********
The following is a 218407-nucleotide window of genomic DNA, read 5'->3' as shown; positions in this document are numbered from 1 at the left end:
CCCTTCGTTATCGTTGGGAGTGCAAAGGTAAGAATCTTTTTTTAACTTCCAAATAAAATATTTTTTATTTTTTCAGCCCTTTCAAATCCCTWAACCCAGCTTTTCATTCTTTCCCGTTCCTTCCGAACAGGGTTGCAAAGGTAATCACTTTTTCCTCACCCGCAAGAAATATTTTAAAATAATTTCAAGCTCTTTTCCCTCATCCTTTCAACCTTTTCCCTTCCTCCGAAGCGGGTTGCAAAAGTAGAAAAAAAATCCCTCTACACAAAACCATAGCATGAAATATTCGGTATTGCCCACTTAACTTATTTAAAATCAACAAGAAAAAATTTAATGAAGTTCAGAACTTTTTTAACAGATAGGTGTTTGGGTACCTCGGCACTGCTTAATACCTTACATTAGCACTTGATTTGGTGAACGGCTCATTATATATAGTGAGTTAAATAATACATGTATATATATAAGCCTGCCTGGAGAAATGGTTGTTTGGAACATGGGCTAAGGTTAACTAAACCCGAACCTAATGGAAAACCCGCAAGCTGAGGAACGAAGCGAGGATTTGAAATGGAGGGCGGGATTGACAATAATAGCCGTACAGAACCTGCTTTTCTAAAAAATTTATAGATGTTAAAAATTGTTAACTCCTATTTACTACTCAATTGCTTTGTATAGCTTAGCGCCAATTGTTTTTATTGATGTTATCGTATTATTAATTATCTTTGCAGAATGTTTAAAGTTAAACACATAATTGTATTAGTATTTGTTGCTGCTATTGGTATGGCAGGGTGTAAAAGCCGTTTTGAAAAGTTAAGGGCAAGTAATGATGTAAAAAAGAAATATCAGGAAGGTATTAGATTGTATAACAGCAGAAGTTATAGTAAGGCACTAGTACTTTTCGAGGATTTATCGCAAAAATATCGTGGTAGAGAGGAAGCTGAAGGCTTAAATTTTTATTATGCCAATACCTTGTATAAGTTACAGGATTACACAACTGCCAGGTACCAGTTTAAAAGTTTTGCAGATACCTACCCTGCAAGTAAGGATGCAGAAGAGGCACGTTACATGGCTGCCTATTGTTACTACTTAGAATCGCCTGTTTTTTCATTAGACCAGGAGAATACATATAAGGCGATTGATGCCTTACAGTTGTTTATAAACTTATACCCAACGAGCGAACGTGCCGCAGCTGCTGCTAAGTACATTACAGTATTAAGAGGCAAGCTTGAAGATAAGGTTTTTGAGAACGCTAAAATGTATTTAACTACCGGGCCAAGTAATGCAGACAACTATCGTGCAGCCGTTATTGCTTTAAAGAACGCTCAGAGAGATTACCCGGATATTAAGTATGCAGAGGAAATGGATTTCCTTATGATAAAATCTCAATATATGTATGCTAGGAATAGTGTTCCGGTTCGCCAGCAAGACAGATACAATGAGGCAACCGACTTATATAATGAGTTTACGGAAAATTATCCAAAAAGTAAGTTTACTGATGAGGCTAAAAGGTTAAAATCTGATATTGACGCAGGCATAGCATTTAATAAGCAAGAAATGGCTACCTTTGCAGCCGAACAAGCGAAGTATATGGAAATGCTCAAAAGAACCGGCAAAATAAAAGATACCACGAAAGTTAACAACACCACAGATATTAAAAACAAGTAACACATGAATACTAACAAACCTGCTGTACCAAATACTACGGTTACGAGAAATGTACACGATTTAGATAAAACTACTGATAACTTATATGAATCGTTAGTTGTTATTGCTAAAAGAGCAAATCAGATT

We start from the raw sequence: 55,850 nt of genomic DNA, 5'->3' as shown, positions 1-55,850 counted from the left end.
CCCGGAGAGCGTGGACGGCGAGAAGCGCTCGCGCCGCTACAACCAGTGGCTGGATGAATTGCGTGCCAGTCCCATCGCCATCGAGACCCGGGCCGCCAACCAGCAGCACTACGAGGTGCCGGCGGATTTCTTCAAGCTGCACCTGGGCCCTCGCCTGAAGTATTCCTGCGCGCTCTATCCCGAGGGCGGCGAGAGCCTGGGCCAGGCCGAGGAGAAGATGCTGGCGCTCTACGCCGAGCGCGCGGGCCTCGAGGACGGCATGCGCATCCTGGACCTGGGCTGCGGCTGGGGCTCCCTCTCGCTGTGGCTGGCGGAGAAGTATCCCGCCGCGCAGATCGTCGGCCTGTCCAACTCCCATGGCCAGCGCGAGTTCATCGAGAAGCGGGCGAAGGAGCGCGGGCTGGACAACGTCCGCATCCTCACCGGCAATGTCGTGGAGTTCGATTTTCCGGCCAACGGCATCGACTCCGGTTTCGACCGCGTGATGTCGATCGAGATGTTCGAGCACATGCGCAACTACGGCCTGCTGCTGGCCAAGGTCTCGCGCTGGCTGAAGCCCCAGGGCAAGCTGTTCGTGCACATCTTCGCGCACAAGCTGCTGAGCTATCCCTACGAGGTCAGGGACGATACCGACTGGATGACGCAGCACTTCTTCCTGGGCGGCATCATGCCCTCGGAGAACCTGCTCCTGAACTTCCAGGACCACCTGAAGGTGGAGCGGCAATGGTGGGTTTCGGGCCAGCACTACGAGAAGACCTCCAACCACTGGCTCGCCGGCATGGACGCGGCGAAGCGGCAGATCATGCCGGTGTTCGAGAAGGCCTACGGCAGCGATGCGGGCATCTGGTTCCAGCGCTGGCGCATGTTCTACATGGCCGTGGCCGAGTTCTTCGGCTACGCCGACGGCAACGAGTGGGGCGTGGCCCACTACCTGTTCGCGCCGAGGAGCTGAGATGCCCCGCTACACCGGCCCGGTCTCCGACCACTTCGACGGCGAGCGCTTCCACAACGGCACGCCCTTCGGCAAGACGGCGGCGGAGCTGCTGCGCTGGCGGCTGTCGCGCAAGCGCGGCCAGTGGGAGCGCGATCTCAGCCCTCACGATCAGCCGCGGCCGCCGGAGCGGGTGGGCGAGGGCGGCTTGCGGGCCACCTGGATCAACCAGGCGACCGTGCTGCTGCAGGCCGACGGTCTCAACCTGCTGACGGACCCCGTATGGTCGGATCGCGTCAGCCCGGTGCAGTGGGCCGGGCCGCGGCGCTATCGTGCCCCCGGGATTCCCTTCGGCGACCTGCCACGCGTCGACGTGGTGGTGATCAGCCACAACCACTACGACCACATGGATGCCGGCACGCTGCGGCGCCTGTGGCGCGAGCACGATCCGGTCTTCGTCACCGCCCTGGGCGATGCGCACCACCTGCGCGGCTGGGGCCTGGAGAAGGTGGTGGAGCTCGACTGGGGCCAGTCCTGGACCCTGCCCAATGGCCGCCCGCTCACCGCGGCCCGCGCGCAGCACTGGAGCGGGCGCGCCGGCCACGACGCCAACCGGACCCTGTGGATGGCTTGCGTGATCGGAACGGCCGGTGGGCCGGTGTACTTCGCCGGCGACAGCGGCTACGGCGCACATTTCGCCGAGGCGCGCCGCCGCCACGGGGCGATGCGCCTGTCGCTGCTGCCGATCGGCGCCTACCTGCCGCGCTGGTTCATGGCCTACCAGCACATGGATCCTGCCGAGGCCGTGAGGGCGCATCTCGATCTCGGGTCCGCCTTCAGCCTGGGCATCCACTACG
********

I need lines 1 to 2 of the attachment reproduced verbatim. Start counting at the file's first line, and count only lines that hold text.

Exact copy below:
The following is a 218407-nucleotide window of genomic DNA, read 5'->3' as shown; positions in this document are numbered from 1 at the left end:
CCCTTCGTTATCGTTGGGAGTGCAAAGGTAAGAATCTTTTTTTAACTTCCAAATAAAATATTTTTTATTTTTTCAGCCCTTTCAAATCCCTWAACCCAGCTTTTCATTCTTTCCCGTTCCTTCCGAACAGGGTTGCAAAGGTAATCACTTTTTCCTCACCCGCAAGAAATATTTTAAAATAATTTCAAGCTCTTTTCCCTCATCCTTTCAACCTTTTCCCTTCCTCCGAAGCGGGTTGCAAAAGTAGAAAAAAAATCCCTCTACACAAAACCATAGCATGAAATATTCGGTATTGCCCACTTAACTTATTTAAAATCAACAAGAAAAAATTTAATGAAGTTCAGAACTTTTTTAACAGATAGGTGTTTGGGTACCTCGGCACTGCTTAATACCTTACATTAGCACTTGATTTGGTGAACGGCTCATTATATATAGTGAGTTAAATAATACATGTATATATATAAGCCTGCCTGGAGAAATGGTTGTTTGGAACATGGGCTAAGGTTAACTAAACCCGAACCTAATGGAAAACCCGCAAGCTGAGGAACGAAGCGAGGATTTGAAATGGAGGGCGGGATTGACAATAATAGCCGTACAGAACCTGCTTTTCTAAAAAATTTATAGATGTTAAAAATTGTTAACTCCTATTTACTACTCAATTGCTTTGTATAGCTTAGCGCCAATTGTTTTTATTGATGTTATCGTATTATTAATTATCTTTGCAGAATGTTTAAAGTTAAACACATAATTGTATTAGTATTTGTTGCTGCTATTGGTATGGCAGGGTGTAAAAGCCGTTTTGAAAAGTTAAGGGCAAGTAATGATGTAAAAAAGAAATATCAGGAAGGTATTAGATTGTATAACAGCAGAAGTTATAGTAAGGCACTAGTACTTTTCGAGGATTTATCGCAAAAATATCGTGGTAGAGAGGAAGCTGAAGGCTTAAATTTTTATTATGCCAATACCTTGTATAAGTTACAGGATTACACAACTGCCAGGTACCAGTTTAAAAGTTTTGCAGATACCTACCCTGCAAGTAAGGATGCAGAAGAGGCACGTTACATGGCTGCCTATTGTTACTACTTAGAATCGCCTGTTTTTTCATTAGACCAGGAGAATACATATAAGGCGATTGATGCCTTACAGTTGTTTATAAACTTATACCCAACGAGCGAACGTGCCGCAGCTGCTGCTAAGTACATTACAGTATTAAGAGGCAAGCTTGAAGATAAGGTTTTTGAGAACGCTAAAATGTATTTAACTACCGGGCCAAGTAATGCAGACAACTATCGTGCAGCCGTTATTGCTTTAAAGAACGCTCAGAGAGATTACCCGGATATTAAGTATGCAGAGGAAATGGATTTCCTTATGATAAAATCTCAATATATGTATGCTAGGAATAGTGTTCCGGTTCGCCAGCAAGACAGATACAATGAGGCAACCGACTTATATAATGAGTTTACGGAAAATTATCCAAAAAGTAAGTTTACTGATGAGGCTAAAAGGTTAAAATCTGATATTGACGCAGGCATAGCATTTAATAAGCAAGAAATGGCTACCTTTGCAGCCGAACAAGCGAAGTATATGGAAATGCTCAAAAGAACCGGCAAAATAAAAGATACCACGAAAGTTAACAACACCACAGATATTAAAAACAAGTAACACATGAATACTAACAAACCTGCTGTACCAAATACTACGGTTACGAGAAATGTACACGATTTAGATAAAACTACTGATAACTTATATGAATCGTTAGTTGTTATTGCTAAAAGAGCAAATCAGATT